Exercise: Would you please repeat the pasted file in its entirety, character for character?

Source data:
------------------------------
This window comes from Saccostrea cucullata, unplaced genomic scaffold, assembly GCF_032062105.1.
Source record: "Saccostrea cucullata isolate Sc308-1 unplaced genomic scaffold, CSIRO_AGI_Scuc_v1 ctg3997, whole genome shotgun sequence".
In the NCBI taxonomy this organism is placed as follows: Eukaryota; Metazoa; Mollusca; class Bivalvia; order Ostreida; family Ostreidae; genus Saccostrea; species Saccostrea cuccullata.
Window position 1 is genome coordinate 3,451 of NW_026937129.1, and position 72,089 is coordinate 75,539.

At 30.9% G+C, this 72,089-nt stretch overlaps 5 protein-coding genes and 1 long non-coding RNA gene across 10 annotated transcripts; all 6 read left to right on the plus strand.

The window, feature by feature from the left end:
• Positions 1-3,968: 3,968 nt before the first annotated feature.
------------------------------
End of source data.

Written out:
This window comes from Saccostrea cucullata, unplaced genomic scaffold, assembly GCF_032062105.1.
Source record: "Saccostrea cucullata isolate Sc308-1 unplaced genomic scaffold, CSIRO_AGI_Scuc_v1 ctg3997, whole genome shotgun sequence".
In the NCBI taxonomy this organism is placed as follows: Eukaryota; Metazoa; Mollusca; class Bivalvia; order Ostreida; family Ostreidae; genus Saccostrea; species Saccostrea cuccullata.
Window position 1 is genome coordinate 3,451 of NW_026937129.1, and position 72,089 is coordinate 75,539.

At 30.9% G+C, this 72,089-nt stretch overlaps 5 protein-coding genes and 1 long non-coding RNA gene across 10 annotated transcripts; all 6 read left to right on the plus strand.

The window, feature by feature from the left end:
• Positions 1-3,968: 3,968 nt before the first annotated feature.